‘standing on the edge of a world where you can’t find the centre’
The history of the La Biennale di Venezia dates as far back as 1895 when the first International Art Exhibition was organised. During the 20th century this celebration of the creative arts expanded with the Venice Film Festival in 1932 being the first such festival in history and dedicated programmes launched for music, theatre, dance and architecture. Over time more and more nations have chosen to participate in the art exhibition by staging their own events in national ‘pavilions’. Some are rented spaces across Venice but there are also 29 permanent pavilions in the Giardini area adjacent to the central exhibition building.
Continue reading “Dumb Type – 2022”
‘where trouble sleeps and the light is found’
In 1991, commemorations planned to mark the 100th anniversary of The Japan Society in London grew into a festival promoting the art and culture of Japan. Celebratory events included Sumo wrestling at the Royal Albert Hall, Grand Kabuki at the National Theatre and an exhibition of Buddhist sculpture at the British Museum. On Sunday 13 October, Ryuichi Sakamoto played a one-off gig at the Hammersmith Odeon. The show began with a recording of a stirring traditional chant which reverberated around the auditorium, a piece we would later come to know as ‘Nuages’ when Ryuichi’s album Heartbeat was released in the UK the following year. His set-list included tracks from his previous solo offerings B-2 Unit, Neo-Geo and Beauty, YMO’s ‘Tong Poo’, as well as exquisite themes from the soundtracks for The Sheltering Sky, The Last Emperor (for which Sakamoto had been awarded an Oscar) and his latest film-music, High Heels.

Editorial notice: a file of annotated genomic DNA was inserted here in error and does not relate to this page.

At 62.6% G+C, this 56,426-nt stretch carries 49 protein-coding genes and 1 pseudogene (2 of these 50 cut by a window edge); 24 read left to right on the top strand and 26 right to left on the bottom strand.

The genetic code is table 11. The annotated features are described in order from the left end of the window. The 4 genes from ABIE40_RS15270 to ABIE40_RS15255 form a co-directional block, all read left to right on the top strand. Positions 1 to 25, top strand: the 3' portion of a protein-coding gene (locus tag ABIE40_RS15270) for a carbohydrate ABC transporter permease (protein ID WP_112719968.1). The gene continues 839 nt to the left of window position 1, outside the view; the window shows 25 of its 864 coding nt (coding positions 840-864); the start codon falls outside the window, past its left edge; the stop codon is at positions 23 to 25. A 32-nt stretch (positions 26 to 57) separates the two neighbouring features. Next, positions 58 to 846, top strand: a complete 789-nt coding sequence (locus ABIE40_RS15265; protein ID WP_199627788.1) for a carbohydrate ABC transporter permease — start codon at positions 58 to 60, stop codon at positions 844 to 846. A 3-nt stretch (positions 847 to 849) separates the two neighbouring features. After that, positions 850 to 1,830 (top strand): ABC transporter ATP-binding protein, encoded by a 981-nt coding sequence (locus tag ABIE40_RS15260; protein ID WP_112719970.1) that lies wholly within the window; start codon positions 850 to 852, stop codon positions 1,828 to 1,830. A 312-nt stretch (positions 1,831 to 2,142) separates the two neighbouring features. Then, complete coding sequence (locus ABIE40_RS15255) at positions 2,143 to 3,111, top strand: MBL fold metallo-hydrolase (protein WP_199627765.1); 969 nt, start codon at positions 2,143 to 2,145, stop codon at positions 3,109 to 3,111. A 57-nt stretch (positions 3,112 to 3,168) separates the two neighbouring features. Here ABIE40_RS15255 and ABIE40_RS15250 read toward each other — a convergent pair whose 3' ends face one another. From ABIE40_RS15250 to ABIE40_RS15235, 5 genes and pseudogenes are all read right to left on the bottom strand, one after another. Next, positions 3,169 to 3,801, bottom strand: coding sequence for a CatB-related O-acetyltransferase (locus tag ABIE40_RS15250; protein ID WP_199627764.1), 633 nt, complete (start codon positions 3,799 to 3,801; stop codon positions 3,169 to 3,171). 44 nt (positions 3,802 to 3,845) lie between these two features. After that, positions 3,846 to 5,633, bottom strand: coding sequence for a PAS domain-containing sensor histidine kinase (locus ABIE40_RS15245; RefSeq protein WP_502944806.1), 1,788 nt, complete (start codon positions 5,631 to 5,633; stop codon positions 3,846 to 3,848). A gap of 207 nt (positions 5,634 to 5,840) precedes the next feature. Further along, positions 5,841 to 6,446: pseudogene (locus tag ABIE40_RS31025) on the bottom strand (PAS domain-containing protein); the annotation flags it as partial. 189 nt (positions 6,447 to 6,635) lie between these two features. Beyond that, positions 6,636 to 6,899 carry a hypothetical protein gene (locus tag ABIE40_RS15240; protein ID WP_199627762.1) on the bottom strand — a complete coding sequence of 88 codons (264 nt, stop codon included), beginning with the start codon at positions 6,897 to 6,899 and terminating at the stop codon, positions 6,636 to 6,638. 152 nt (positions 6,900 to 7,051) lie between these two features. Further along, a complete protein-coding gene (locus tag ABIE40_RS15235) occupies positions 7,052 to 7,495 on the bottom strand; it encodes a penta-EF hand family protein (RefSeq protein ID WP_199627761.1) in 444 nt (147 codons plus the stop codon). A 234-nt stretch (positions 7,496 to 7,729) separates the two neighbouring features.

Continue reading “Heartbeat (Tainai Kaiki II)”
‘Lt Colonel Colin Mitchell became famous in the late 1960s as commanding officer of the Argyle and Sutherland Highlanders,’ explains Chris Moon, recalling his job interview with the colonel early in 1993, as he searched for the right assignment to follow his own service in the military. ‘He set up a mine clearance charity after visiting Afghanistan, where he saw farmers unable to work their land, refugees who couldn’t go home and a Red Cross hospital full of amputees.’
Continue reading “Zero Landmine”
‘a small seed that burrowed its way into my mind’
Manhattan, 10th September 2001. ‘That’s where the story starts,’ David Sylvian confirmed to the host of BBC Radio 3’s Mixing It programme. ‘That’s because I was in New York the night before the attack took place. I was there with my wife and family, and Ingrid turned around to me and said, “There’s a really ominous feel in the city tonight, you know, that something awful is going to happen.”’
Continue reading “Atom and Cell”
Early in 2020 Italian journalist and music critic Gabriele Ansaloni, aka Red Ronnie, invited guitarist Phil Palmer to appear on his online show. Over the course of their conversation he played Palmer a selection of vinyl featuring his contributions – just a small selection from over 500 albums on which he has appeared. Their conversation started with the story of Phil’s work with David Bowie and Iggy Pop on the latter’s album The Idiot, in particular his solos on ‘Nightclubbing’ where he was asked to reproduce the experience of walking by night down Wardour Street in London’s Chinatown and hearing the music tumbling into the streets from the various clubs as he passed.
Continue reading “When Poets Dreamed of Angels”